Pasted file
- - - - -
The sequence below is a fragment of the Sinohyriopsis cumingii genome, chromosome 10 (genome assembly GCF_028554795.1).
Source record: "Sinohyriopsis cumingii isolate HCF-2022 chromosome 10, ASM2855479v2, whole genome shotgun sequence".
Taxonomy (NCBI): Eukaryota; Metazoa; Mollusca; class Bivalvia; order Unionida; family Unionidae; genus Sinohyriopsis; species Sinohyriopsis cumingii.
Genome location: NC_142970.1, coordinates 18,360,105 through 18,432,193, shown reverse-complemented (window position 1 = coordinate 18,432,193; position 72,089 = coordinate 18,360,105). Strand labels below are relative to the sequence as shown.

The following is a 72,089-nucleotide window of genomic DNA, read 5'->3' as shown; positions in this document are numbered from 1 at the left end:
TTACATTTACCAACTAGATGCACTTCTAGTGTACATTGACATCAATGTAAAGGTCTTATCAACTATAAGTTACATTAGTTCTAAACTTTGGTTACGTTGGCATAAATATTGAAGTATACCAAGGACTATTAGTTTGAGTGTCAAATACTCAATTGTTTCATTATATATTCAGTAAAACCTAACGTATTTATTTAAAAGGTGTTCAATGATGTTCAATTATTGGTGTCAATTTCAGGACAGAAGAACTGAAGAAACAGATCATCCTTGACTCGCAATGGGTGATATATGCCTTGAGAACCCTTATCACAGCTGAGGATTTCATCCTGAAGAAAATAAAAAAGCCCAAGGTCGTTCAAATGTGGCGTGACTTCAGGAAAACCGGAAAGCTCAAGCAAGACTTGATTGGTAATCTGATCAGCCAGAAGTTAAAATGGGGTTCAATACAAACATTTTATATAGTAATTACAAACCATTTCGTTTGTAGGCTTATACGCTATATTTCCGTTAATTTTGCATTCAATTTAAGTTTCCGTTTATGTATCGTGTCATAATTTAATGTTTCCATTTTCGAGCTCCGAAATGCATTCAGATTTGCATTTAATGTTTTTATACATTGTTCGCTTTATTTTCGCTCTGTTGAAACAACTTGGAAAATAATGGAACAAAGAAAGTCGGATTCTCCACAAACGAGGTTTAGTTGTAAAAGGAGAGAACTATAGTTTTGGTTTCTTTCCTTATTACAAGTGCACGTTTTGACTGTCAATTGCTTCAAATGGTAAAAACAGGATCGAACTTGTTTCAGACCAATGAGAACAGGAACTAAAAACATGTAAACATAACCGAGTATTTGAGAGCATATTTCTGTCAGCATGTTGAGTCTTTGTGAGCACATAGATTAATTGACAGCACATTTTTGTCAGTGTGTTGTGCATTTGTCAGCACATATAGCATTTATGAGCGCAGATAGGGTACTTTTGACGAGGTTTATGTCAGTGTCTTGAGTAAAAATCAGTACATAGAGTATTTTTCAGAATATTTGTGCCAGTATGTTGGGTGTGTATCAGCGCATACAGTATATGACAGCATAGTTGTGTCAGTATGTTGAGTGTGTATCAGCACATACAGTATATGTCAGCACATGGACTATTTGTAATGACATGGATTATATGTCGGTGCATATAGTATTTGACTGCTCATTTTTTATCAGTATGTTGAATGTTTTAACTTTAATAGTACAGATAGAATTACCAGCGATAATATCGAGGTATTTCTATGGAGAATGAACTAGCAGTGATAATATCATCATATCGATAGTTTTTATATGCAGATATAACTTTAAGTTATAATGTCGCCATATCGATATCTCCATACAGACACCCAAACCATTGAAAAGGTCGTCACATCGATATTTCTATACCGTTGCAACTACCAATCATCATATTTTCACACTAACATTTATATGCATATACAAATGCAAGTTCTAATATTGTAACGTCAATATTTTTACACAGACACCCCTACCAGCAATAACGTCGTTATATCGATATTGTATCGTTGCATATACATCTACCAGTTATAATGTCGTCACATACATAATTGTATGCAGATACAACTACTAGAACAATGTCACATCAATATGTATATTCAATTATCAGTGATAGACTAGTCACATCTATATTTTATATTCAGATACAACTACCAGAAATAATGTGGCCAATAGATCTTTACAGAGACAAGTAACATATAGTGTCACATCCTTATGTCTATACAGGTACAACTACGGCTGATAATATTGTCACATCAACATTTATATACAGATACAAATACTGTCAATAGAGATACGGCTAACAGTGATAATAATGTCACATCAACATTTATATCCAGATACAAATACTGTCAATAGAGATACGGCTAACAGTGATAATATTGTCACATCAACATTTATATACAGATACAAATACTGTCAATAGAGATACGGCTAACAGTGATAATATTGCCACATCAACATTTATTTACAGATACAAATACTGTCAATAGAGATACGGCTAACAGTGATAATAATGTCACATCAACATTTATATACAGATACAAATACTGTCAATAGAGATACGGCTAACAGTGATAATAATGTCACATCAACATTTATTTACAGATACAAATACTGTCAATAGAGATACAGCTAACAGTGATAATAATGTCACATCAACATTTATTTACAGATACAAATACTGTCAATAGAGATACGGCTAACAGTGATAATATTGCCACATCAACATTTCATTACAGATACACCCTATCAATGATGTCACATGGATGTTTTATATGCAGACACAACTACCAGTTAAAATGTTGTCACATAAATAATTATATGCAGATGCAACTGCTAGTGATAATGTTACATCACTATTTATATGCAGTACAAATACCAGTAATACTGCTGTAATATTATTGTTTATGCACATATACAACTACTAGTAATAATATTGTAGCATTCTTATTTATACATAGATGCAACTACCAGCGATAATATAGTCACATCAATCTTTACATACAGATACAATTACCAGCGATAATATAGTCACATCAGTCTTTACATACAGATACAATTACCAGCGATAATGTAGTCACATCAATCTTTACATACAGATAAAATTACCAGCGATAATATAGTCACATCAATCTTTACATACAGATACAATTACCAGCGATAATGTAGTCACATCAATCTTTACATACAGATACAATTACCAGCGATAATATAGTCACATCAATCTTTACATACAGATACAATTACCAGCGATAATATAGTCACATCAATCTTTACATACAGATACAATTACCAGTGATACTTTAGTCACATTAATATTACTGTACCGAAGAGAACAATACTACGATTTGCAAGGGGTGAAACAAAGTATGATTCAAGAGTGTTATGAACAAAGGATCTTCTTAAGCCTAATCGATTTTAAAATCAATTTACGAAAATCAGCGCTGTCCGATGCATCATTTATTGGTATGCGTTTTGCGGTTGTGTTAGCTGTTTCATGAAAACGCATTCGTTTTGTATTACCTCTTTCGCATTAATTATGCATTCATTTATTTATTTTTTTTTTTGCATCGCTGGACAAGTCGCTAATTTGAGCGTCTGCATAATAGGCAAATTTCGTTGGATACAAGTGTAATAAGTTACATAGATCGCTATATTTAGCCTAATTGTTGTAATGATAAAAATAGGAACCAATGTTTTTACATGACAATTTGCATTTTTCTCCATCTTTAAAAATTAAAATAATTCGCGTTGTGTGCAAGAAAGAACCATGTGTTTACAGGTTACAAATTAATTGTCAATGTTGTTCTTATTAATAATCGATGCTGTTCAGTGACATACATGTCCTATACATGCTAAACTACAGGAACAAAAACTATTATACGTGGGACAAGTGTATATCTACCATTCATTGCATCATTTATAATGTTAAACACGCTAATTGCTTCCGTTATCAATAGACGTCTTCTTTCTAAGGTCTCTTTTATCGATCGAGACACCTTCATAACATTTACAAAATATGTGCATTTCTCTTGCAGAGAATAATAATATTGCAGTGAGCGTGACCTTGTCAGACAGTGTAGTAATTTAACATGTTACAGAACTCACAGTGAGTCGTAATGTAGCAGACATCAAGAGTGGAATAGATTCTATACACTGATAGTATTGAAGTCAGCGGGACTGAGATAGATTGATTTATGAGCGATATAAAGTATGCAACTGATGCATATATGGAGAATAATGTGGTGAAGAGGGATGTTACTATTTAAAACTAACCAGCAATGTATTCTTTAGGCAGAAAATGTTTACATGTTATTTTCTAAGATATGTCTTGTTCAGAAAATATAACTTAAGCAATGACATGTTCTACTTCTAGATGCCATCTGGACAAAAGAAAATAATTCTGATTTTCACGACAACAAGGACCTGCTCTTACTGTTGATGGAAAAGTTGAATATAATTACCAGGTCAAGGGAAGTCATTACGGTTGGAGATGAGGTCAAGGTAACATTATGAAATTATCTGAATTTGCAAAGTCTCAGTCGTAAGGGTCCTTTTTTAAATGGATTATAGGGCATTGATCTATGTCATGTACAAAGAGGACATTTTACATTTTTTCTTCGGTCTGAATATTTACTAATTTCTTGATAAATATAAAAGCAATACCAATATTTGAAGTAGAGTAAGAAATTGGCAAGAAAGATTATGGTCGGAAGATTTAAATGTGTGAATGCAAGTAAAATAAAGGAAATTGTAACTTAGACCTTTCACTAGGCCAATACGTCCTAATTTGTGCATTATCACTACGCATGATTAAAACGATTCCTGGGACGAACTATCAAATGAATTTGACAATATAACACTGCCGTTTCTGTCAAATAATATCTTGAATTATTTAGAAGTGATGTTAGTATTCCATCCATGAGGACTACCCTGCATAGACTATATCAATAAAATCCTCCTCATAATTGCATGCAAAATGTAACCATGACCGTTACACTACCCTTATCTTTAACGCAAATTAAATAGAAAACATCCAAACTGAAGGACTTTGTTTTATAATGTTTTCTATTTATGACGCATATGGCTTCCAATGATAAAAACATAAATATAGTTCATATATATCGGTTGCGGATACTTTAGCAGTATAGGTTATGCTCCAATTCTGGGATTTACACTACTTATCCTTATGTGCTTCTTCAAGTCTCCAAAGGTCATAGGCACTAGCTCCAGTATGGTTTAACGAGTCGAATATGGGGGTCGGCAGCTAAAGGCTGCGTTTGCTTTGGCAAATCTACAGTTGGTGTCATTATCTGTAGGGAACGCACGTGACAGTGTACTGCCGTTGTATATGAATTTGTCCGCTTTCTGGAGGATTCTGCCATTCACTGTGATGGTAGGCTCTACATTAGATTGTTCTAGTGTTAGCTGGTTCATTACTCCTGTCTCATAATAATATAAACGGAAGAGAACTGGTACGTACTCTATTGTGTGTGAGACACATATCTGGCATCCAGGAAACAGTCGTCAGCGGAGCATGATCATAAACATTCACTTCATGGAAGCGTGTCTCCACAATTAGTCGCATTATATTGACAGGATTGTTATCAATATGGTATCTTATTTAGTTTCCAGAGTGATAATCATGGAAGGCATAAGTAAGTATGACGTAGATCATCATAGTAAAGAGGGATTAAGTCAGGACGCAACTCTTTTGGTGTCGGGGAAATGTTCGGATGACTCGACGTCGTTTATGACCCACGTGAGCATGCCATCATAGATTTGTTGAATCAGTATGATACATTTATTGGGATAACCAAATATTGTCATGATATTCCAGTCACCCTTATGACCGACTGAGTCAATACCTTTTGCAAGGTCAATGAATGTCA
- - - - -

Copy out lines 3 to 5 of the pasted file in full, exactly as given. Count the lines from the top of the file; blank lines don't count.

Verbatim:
Taxonomy (NCBI): Eukaryota; Metazoa; Mollusca; class Bivalvia; order Unionida; family Unionidae; genus Sinohyriopsis; species Sinohyriopsis cumingii.
Genome location: NC_142970.1, coordinates 18,360,105 through 18,432,193, shown reverse-complemented (window position 1 = coordinate 18,432,193; position 72,089 = coordinate 18,360,105). Strand labels below are relative to the sequence as shown.

The following is a 72,089-nucleotide window of genomic DNA, read 5'->3' as shown; positions in this document are numbered from 1 at the left end: